How To Figure Out If Moving Reviews Are Real
Twenty years ago, back when I started in the moving industry, there was no Yelp or Google. Believe it or not, people found movers by picking up the phone book and heading to the Yellow Pages. Surprisingly, that wasn’t the worst way to find a mover. The cost and relative permanence of ads essentially ruled out rogue movers, but unless people got a referral from a friend or neighbor, it was still a gamble.
Things have definitely changed. Now, there are entire websites (like Yelp) dedicated to customer reviews for about any business you could imagine. Not to be left out, web giants such as Facebook and Google also collect reviews, and every single site is loaded with fake views, although one site is much better about policing them. So, how do you decide what reviews are legit and which ones are fake?
Ignore Most of Them
When I look at reviews, I generally only glance at the five star and one star reviews. The ends of the spectrum are where you’ll find the fakes. Beyond that, though, 2-4 star reviews are where you’ll generally get a good feel for a company’s strengths and flaws. No move is perfect, and how a company handles their complaints is key.
Some of the fives and ones are real, though. How do you tell? If a five star review is too glowing, or there were no real specifics about the move, it’s likely a fake. It’s the same with negative reviews. If it sounds like there’s a vendetta, or the reviewer didn’t list any specifics, ignore the review.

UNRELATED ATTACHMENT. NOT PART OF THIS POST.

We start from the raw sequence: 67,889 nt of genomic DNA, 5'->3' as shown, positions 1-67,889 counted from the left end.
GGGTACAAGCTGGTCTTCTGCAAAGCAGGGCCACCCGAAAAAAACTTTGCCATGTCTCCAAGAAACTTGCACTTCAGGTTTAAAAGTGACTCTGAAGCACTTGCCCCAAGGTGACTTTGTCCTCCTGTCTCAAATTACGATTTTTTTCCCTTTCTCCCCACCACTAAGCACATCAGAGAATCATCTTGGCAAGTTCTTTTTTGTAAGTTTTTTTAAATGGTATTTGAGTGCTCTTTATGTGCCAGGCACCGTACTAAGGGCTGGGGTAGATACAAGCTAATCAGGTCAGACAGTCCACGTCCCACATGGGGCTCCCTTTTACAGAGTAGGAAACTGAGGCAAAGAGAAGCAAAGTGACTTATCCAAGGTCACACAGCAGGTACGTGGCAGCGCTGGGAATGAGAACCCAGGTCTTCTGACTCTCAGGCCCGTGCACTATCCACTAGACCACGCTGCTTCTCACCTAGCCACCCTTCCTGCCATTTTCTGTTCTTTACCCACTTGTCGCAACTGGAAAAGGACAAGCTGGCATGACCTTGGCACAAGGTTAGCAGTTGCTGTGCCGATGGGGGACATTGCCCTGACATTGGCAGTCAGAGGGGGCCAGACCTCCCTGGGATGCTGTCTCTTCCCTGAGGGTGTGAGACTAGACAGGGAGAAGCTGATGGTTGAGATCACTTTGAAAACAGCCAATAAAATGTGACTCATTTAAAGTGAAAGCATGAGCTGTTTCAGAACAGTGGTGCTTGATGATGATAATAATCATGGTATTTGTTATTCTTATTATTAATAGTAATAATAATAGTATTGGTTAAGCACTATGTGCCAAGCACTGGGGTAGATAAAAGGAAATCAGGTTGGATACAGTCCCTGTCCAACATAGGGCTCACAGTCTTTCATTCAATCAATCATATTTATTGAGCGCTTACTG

Much to the frustration of businesses (yes, even those who pay Yelp for advertising), Yelp is famous for muting perfectly legitimate reviews, but overall, their algorithms are the best at screening for fake reviews. Let me reword that. Yelp has algorithms to screen for fake reviews, and of the major review sites, they’re about the only ones. Their algorithms are far from perfect, though, and a lot of fake reviews slip through, but overall, they are the best of the big three at eliminating the fakes.
I lump Google and Facebook together because they are like the Wild West of review sites. They seemingly don’t even try to eliminate fake reviews. While overall, Facebook and Google get a lot more traffic than Yelp, Americans are still more likely to leave a review on Yelp. If you see a moving company (or any business) that has 100s of reviews on Facebook and/or Google, but only a handful on Yelp, you can be almost guaranteed that the vast majority are fake.
For small business owners, online reviews are a must. About 86% of customers read online reviews before making a buying decision. Unfortunately, the system hasn’t completely caught up with the fakes, though. If you are smart, you can figure it all out.